Obituaries in the News
NEW YORK (AP) _ Robert ``Tex″ Allen, one of the original white-hatted cowboy stars on Hollywood’s silver screen, died Friday of cancer and a collapsed lung. He was 92.
Born I.E. Theodore Baehr, Allen was one of the most popular western stars of the 1930s. His screen credits included ``Crime and Punishment″ (1935) with Peter Lorre, ``Winter Carnival″ (1939) with Ann Sheridan, and ``The Awful Truth″ (1937) with Cary Grant and Irene Dunn.
In 1934, he talked his way into a part in a Tim McCoy western and was so well received that Columbia Pictures created the ``Bob Allen Ranger″ series of cowboy movies that included ``Ranger Courage.″
After World War II, he was featured in stage productions such as ``Auntie Mame″ and ``Showboat,″ numerous television programs and commercials.
FRANKFURT, Germany (AP) _ Bernhard Minetti, an actor whose career began in the Prussian State Theater in 1930 and who appeared in most of Germany’s best-known theaters, died Monday. He was 93.
Minetti’s most important roles included Krapp in Samuel Beckett’s ``Krapp’s Last Tape,″ Faust in Goethe’s version of the classic, and Lear in Shakespeare’s ``King Lear.″ Most recently, he appeared with the Berlin Ensemble in Bertolt Brecht’s ``The Resistible Rise of Arturo Ui.″
Raymond A. Myles
NEW ORLEANS (AP) _ Raymond A. Myles, a gospel singer praised by Billboard magazine as being on the brink of mainstream success, was found dead Sunday of multiple gunshot wounds. He was 41.
Myles, known for his high-energy shows, started his gospel career as a child, recording ``Prayer From a 12-year-old Boy,″ which an end to the Vietnam War.
He and his choir toured extensively in the southern United States and in Europe, performing with Al Green, Patti LaBelle and Aretha Franklin.
ALICE, Texas (AP) _ Ruben Naranjo, a conjunto singer and accordionist known to his fans as ``El Hijo del Pueblo″ (the son of the town), died of unknown causes Monday. He was 53.
Naranjo’s hits include ``Sin Delito,″ ``Prenda de Alma,″ ``Dulce Aldorada″ and ``Angel de mis Angeles.″
Conjunto originated in South Texas in the late 1800s when German, Czech and Polish immigrants introduced the accordion into the region.
Dr. Carlo Sirtori
MILAN, Italy (AP) _ Dr. Carlo Sirtori, a cancer specialist and a leader in bringing medical information to the public, died Monday of cerebral vascular disease. He was 86.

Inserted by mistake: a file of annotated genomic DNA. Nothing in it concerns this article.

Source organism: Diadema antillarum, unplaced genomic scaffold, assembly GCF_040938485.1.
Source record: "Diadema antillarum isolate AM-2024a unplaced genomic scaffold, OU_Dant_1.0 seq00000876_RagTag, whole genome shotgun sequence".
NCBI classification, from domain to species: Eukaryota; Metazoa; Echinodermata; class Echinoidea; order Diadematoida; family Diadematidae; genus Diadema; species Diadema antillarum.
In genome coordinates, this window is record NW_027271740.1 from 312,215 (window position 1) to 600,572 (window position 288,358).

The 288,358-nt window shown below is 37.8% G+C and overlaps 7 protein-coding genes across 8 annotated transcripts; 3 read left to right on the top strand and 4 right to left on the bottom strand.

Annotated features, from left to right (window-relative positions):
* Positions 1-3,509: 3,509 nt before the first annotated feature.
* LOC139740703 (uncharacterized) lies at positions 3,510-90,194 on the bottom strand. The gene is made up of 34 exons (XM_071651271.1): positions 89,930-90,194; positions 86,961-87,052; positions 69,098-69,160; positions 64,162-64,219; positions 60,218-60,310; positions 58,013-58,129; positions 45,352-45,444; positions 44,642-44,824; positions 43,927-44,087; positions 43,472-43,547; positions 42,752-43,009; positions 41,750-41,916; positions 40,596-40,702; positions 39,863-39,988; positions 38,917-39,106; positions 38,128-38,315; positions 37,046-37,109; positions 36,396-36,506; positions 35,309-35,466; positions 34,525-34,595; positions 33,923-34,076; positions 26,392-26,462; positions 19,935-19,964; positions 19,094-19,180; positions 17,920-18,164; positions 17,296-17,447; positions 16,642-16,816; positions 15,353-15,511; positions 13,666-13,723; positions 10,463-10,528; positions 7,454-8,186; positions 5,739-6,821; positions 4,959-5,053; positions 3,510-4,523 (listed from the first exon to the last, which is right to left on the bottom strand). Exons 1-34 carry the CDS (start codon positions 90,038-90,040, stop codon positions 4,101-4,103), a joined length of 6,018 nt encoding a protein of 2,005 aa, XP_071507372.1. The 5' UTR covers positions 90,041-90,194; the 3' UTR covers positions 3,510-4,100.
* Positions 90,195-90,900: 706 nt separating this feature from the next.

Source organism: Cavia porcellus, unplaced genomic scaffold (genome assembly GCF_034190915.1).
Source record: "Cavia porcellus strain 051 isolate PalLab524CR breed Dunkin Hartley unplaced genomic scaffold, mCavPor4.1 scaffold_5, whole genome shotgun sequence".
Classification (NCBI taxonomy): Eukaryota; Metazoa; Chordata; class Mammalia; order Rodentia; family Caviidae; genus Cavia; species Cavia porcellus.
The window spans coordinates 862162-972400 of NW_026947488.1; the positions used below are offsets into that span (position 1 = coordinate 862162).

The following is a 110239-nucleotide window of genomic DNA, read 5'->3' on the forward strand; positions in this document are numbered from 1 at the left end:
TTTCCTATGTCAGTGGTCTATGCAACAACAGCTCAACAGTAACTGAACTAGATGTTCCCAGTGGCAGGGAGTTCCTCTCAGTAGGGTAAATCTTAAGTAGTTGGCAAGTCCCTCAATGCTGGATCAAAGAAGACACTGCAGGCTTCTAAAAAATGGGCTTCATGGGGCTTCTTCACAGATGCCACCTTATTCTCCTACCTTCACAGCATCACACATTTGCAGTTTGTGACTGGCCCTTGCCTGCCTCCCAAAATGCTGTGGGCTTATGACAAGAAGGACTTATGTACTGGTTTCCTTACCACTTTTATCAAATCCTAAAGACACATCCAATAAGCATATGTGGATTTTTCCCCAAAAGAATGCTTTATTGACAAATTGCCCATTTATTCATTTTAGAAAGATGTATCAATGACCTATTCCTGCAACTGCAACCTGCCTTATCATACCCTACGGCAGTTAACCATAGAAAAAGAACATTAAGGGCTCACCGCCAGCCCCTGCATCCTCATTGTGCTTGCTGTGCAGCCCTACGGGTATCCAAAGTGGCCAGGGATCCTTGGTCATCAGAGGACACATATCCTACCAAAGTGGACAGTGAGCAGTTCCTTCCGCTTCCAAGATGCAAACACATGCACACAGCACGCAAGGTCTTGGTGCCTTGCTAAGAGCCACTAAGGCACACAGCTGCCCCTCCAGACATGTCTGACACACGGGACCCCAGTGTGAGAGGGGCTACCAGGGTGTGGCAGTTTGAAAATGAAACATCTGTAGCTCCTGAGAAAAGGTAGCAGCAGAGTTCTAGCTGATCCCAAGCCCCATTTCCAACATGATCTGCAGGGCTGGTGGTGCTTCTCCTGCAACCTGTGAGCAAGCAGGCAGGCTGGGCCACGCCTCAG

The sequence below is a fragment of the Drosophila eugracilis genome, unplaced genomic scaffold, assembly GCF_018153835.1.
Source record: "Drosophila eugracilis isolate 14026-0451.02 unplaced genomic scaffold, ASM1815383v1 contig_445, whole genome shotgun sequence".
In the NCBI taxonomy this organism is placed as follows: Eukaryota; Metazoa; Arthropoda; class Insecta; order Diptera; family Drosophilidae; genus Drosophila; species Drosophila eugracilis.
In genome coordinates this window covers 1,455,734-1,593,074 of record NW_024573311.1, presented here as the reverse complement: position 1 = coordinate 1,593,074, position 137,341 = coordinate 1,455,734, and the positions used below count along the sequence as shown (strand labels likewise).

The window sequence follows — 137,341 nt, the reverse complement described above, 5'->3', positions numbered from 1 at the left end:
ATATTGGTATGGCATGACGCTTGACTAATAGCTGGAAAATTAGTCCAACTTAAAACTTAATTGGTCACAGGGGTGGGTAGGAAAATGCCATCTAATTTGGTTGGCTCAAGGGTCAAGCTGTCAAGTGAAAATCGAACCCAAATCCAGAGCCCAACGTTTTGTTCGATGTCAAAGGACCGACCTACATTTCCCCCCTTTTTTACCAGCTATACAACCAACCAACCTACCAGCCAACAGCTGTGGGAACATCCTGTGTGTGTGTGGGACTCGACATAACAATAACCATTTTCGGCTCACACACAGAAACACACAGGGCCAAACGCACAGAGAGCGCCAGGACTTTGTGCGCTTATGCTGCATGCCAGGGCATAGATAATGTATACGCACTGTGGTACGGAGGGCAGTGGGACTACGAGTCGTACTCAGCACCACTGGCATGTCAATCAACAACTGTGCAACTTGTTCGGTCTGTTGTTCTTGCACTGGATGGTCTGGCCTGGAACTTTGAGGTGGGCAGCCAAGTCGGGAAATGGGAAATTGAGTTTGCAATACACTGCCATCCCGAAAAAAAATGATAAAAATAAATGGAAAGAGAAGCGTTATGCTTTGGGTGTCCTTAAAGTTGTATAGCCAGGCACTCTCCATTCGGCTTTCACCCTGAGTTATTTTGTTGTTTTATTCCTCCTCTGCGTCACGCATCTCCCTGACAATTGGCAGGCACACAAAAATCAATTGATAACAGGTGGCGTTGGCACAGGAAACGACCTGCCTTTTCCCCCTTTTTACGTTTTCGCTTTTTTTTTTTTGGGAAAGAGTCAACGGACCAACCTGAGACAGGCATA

Sirtori, an expert at classifying and naming tumors, also served as cancer adviser to the U.N. World Health Organization and director of the National Tumor Institute in Italy.
Known in Italy for bringing complicated medical information to people in simple language, he appeared on television and wrote weekly columns for Italian magazines, including the mass-circulation ``Gente″ and ``Gioia.″
Elvin W. Tappe
QUINCY, Ill. (AP) _ Elvin W. Tappe, a former Chicago Cubs head coach whose links to the team spanned more than 20 years, died Saturday of pancreatic cancer. He was 71.
Drafted by the Cubs in 1952, Tappe became the team’s player-coach in 1958. He later worked as a scout until 1975.
Tappe and his twin brother, Melvin, did play-by-play broadcasts of local sports on WTAD radio and KHQA television in Quincy for 25 years.
W. Allen Wallis
ROCHESTER, N.Y. (AP) _ W. Allen Wallis, former University of Rochester president and economic advisor to four U.S. presidents, died Monday of a stroke. He was 85.
Wallis, an internationally known free-market economist and statistician, became president of the University of Rochester in 1962 and was named chancellor in 1970.
From 1942 to 1946, Wallis served as director of research for the U.S. Office of Scientific Research’s Statistical Research Group, an agency that helped the war effort with such findings as the optimal patterns of submarine search.
From 1959 to 1961, he was special assistant to President Eisenhower and worked as executive vice chairman of the Cabinet Committee on Price Stability for Economic Growth. He also was on advisory panels under former Presidents Nixon, Ford and Reagan.
NEW YORK (AP) _ Bruce Williamson, a longtime film critic and contributing editor for Playboy magazine, died of bladder cancer Oct. 6. He was 71.
Williamson started reviewing movies for Time magazine in the 1960s. He worked briefly for Life magazine before joining Playboy in 1968. He retired in June.
During the 1980s and ’90s, Williamson wrote about movies for New Woman magazine.
Williamson came to New York in 1949. He acted in several Off Broadway productions and television programs.